Legal representation makes asylum-seekers five times more likely to win their cases, but the government doesn't provide immigrants with attorneys. Asylum-seekers struggle to afford them.

Low cost and pro bono legal services "are extremely important, because the people who are seeking asylum really have left everything, so they really have no resources," said Susany.

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A girl hits a piñata at Centro San Pablo, a drop-in center for immigrants in Salem, Ohio run by St. Paul church.
A girl hits a piñata at Centro San Pablo, a drop-in center for immigrants in Salem, Ohio run by St. Paul church. (Sr. Rene Weeks)

Bethany House residents' connection with legal services and advocacy is part of the reason they were referred to the house and given into its custody the night before they turned 18, rather than being "shackled and brought to adult detention" at midnight, Gramigna said.

Increasingly, asylum-seekers, especially those arriving on the southern border, are detained in centers where it is nearly impossible to access legal services. "I have [represented detained asylum-seekers], but I've tried to get them out," Susany said. "The first thing you do is you apply for bond."

Adjusting to U.S. life

For asylum-seekers who are not detained, sisters also help them transition into life in the U.S. and access necessary services.

Difficulties adjusting to the U.S. include facing anti-immigrant sentiment, proving employment qualification without formal education or diplomas, and encountering unfamiliar sights such Uber drivers, Amish people and pets wearing scarves, Gramigna said.

For Nuru, an Ethiopian resident of Bethany House who asked not to be identified by her real name, a major adjustment was learning independence after coming from a country where she couldn't venture out alone.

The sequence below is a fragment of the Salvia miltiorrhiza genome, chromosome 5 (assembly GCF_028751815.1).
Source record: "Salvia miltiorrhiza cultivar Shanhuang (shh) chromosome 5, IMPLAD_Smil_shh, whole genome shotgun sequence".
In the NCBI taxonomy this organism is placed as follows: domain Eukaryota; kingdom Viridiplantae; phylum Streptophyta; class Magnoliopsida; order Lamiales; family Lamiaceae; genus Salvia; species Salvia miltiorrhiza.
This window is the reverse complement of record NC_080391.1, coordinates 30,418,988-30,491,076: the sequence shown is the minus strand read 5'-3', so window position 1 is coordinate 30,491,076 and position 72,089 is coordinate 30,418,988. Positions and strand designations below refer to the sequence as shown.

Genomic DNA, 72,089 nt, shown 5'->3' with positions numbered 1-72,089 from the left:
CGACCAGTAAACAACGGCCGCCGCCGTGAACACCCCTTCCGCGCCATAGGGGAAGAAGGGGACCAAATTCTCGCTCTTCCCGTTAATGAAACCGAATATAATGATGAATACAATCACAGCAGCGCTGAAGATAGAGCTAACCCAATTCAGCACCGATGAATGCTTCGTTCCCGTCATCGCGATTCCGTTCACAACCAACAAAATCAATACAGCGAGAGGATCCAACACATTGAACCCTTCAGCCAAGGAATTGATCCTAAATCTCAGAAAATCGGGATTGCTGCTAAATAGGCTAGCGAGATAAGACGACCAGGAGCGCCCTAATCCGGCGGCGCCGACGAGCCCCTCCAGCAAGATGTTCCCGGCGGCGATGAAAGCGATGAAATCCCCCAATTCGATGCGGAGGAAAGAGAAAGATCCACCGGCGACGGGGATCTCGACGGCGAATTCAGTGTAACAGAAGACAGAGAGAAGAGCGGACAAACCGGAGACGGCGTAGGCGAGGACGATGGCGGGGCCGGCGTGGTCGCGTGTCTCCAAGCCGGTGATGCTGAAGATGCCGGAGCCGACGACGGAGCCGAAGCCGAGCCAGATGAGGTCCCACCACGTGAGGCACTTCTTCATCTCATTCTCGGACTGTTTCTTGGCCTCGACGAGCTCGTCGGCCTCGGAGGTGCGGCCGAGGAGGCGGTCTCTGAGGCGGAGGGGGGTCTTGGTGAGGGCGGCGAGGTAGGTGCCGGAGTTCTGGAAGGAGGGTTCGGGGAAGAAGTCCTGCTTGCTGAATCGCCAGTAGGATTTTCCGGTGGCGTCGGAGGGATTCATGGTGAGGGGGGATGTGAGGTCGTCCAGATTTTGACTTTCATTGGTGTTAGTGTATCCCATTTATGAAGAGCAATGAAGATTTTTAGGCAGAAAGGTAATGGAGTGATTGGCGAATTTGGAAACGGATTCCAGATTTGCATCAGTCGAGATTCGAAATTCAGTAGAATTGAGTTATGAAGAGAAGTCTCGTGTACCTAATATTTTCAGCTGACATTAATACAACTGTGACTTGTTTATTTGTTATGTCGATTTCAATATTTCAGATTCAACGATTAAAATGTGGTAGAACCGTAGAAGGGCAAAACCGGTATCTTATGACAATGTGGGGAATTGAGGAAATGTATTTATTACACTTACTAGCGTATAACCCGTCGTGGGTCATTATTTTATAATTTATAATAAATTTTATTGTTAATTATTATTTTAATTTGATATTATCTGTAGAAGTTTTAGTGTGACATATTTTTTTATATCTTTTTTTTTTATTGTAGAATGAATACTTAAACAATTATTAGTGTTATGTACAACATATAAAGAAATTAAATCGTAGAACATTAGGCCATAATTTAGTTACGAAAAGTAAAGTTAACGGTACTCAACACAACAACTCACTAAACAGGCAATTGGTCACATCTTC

Back home, "You can't trust people, you have to take your brother, or your father maybe," she said. "But here, you can go anywhere you want."

Bethany House has also helped her befriend people from various cultures.

"It's a little bit difficult to live with people you don't know, people who don't understand the language you speak," said Nuru. "A little bit hard. It's challenging, but I'm used to it now."

Watching the young women find community after arriving from detention suspicious of other young people and wary of group activities is particularly rewarding, said Gramigna, as is seeing people find the resources and confidence to move out on their own.

Weeks' drop-in center in Ohio also helps with adjustment to the U.S. It offers English instruction and assistance with challenges such as enrolling children in school, accessing health care and legal services or getting connected to a local church. Even when the center isn't open, Weeks gets phone calls asking for help.

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A map of the world in Bethany House of Hospitality in Bartlett, Illinois, features stickers that show the places of origin of those who live and work there.
A map of the world in Bethany House of Hospitality in Bartlett, Illinois, features stickers that show the places of origin of those who live and work there. (NCR photo / Maria Benevento)

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Bethany House of Hospitality staff meet June 19, 2018, at Bethany House in Bartlett, Illinois; from left: Jessica Alaniz, staff case manager, Darlene Gramigna, executive director, and Benedictine Sr. Patricia Crowley, founder.